What is a DMCA Takedown?

Key Summary: DMCA Takedown can refer to the actual taking down of the content, or to the entire process of initiating a takedown of content that originally belongs to the copyright owner and is used without the copyright owner's permission.

In order to understand the DMCA Takedown, one must first understand what DMCA is. DMCA stands for Digital Millennium Copyright Act which is an amendment to the Copyright Act of 1976. The purpose of the DMCA is to make the Copyright Act comply with the WIPO Copyright Treaty and the WIPO Performances and Phonograms Treaty, both of which were adopted at the WIPO Diplomatic Conference in December 1996.

The DMCA aims to protect the rights of content creators to ensure that no one uses their created works without their permission. It added more provisions to the Copyright Act in order to protect the rights of content creators in the digital world. It is increasingly easy to copy content in the digital world, whether that is written content, an image, or something else. It also provides various ways to misuse or misrepresent content. DMCA aims to stop this.

It should be noted that the DMCA and the amended Copyright Act of 1976, are laws in the United States of America. However, there are similar laws present in other countries as well. The objective of all these laws are the same and that is to protect copyrighted content.

It can be very infuriating and discouraging for any creator to find their work on someone else’s site. After all, they are earning from the creator's hard work, or they may be using the work in a manner that the creator did not intend. When this happens, the ideal route is to hire an attorney and file a lawsuit against the person or company. However, this can be very time consuming, and expensive. One can also try to talk to the infringer, i.e. the person who is infringing on their rights, and hope that they will stop and take the content down, or they can also send a cease and desist order, both of which are likely to be ignored.

Here, the DMCA offers some more convenient options to deal with this problem. One can instead submit a Takedown Notice to the webhosting company of the infringing website. A takedown notice or a takedown letter is basically a letter telling the webhosting company that a website hosted on their servers is infringing on other people’s copyrights. However, one must be able to prove that the alleged content belongs to them, which they can easily do by providing a link to the original content.

Once the webhosting company receives the takedown notice, and authenticates the claim, they will then go ahead and send a notice to the infringer to remove the content. If the infringer or offending party does not do so, the webhosting company will remove the content themselves. If the infringer is found to be a repeat offender, i.e. there are multiple notices against them, then most webhosting companies will go ahead and block the infringer's account and website.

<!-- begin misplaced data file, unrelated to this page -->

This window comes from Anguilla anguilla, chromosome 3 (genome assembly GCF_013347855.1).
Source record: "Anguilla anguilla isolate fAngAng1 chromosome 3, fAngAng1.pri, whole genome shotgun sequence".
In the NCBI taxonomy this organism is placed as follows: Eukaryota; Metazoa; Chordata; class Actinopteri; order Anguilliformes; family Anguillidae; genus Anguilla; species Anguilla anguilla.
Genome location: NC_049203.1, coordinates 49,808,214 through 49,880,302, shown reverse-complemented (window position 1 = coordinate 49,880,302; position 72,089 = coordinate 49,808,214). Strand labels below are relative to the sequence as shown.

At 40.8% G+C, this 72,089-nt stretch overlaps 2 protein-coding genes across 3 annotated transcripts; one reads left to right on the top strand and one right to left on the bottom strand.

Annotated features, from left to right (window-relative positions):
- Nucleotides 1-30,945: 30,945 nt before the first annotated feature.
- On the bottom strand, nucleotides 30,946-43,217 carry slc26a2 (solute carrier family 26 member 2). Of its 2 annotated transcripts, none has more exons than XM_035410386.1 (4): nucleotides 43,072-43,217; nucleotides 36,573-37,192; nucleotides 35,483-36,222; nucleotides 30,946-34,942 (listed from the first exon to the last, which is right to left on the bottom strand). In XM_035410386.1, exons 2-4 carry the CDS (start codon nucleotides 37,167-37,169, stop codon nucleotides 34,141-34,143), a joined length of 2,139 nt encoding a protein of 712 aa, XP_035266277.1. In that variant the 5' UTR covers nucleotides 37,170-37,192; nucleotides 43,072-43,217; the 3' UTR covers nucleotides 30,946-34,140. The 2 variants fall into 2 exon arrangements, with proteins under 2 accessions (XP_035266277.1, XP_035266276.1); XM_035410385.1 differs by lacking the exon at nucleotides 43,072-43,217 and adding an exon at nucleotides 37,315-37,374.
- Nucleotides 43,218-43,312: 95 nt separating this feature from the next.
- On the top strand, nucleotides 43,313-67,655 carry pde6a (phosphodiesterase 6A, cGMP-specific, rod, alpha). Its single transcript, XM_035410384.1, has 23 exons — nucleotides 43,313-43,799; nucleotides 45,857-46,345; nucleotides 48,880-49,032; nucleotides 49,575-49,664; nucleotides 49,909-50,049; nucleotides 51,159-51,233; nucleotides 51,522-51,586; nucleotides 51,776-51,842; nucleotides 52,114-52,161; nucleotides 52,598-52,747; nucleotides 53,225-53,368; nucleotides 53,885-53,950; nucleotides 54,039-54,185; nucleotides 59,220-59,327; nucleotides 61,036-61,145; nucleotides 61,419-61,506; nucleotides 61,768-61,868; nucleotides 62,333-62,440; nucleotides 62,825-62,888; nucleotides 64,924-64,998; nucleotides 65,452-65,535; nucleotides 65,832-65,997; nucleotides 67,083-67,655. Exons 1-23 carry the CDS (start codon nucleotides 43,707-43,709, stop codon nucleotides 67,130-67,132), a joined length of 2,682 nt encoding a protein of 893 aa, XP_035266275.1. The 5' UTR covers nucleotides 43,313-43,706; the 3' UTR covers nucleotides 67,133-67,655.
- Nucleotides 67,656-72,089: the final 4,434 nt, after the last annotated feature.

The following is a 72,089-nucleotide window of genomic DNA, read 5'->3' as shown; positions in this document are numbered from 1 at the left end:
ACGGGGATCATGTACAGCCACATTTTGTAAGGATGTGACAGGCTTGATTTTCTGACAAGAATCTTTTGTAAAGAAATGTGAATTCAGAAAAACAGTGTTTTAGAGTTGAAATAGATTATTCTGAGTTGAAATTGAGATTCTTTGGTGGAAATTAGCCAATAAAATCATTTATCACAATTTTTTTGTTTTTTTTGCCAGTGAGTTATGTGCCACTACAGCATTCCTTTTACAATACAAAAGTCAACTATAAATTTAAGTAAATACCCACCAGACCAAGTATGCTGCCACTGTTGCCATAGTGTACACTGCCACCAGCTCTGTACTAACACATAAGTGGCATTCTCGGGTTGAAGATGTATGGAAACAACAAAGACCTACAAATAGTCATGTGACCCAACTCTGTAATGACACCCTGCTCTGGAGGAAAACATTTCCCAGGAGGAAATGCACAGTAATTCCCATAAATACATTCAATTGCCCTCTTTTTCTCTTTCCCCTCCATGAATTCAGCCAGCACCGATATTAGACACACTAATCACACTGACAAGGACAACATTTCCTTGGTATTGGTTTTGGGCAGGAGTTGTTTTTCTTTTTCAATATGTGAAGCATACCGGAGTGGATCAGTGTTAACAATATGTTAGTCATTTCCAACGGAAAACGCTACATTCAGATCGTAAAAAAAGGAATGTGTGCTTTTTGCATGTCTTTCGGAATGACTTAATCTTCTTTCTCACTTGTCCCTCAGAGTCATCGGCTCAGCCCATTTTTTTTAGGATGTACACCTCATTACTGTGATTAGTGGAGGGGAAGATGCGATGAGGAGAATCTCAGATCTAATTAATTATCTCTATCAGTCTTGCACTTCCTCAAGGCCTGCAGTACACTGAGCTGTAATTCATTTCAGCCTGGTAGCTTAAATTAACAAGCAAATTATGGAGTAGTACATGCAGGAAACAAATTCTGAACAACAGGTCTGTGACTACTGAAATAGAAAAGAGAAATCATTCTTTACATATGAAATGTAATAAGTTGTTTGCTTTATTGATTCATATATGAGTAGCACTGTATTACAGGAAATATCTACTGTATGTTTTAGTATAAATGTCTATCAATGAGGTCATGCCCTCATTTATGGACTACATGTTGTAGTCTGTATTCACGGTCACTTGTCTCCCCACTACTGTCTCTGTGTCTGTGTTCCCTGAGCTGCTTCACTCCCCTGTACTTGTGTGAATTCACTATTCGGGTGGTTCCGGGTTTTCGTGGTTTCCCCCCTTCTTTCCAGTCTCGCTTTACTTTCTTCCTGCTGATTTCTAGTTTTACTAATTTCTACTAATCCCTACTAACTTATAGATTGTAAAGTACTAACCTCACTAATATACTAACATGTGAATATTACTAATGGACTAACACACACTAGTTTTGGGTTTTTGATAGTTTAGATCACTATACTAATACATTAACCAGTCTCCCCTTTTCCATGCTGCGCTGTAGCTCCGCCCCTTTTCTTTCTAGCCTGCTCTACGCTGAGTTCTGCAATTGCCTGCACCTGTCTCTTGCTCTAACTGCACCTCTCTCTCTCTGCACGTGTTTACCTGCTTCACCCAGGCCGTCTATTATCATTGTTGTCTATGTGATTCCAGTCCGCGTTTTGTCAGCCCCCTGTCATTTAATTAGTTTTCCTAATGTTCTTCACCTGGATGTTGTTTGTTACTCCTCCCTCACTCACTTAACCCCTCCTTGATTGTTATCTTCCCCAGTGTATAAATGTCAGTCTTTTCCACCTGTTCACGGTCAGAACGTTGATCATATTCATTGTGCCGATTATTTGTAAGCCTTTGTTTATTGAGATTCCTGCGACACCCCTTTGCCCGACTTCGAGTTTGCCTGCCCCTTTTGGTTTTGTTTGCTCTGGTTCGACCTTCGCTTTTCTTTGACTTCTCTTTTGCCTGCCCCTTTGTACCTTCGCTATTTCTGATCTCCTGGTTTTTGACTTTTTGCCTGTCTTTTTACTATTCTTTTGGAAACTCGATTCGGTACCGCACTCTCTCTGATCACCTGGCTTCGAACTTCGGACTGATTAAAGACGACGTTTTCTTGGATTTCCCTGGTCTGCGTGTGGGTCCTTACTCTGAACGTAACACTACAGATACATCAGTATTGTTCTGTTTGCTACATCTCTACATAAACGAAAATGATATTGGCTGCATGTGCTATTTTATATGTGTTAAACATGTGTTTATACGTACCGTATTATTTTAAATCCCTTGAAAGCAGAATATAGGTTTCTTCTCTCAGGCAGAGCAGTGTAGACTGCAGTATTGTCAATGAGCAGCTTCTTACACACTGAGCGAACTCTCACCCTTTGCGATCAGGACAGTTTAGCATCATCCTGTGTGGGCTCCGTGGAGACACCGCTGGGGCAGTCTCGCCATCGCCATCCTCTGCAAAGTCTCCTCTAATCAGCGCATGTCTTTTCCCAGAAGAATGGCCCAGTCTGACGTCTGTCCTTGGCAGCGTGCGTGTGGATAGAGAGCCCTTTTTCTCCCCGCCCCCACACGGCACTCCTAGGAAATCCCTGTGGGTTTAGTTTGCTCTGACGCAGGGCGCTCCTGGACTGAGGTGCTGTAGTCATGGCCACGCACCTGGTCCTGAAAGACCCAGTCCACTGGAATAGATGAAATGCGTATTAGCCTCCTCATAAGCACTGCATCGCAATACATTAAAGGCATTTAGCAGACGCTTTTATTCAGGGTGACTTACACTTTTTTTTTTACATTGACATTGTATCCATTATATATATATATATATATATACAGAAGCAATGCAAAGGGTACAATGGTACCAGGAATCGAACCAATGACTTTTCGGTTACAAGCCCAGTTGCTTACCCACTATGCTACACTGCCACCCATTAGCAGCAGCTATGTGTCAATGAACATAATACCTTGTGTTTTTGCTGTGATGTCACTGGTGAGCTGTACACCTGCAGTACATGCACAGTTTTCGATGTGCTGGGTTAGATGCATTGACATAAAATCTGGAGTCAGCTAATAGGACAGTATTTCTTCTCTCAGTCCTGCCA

Under the DMCA, the webhosting companies are protected from copyright infringement lawsuits only if they take reasonable and swift action to fix copyright infringement as and when they are notified of it. Hence, they must take action to protect the copyrighted content.

DMCA Takedown can refer to the actual taking down of the content, or to the entire process of initiating a takedown. One can issue a takedown notice by thenself, or they can hire a DMCA agent who will handle the entire thing for them.

It should also be noted, that even though the DMCA is part of the Copyright Act, it does not require that content be copyrighted in order to be protected. As long as one can prove that they created the content or that they own the content, if will be protected under DMCA laws. DMCA also protects all types of content, written, photos, videos, etc. Additionally, even if one did not create a photo or a video, but it has them as the subject, and is used without their permission, they can still have it taken down.



Stands for

Digital Millennium Copyright Act

Full title

To amend title 17, United States Code, to implement the World Intellectual Property Organization Copyright Treaty and Performances and Phonograms Treaty, and for other purposes

Also known as

the WIPO Copyright and Performances and Phonograms Treaties Implementation Act

Type of

Copyright Law


Protects rights of copyrighted works and their authors.


October 28, 1998


The Copyright Act of 1976

Complies with

the WIPO Copyright Treaty and the WIPO Performances and Phonograms Treaty

Reference: Wikipedia, DMCA, IPWatchdog, NPPA
Image Courtesy: sites.lafayette.edu

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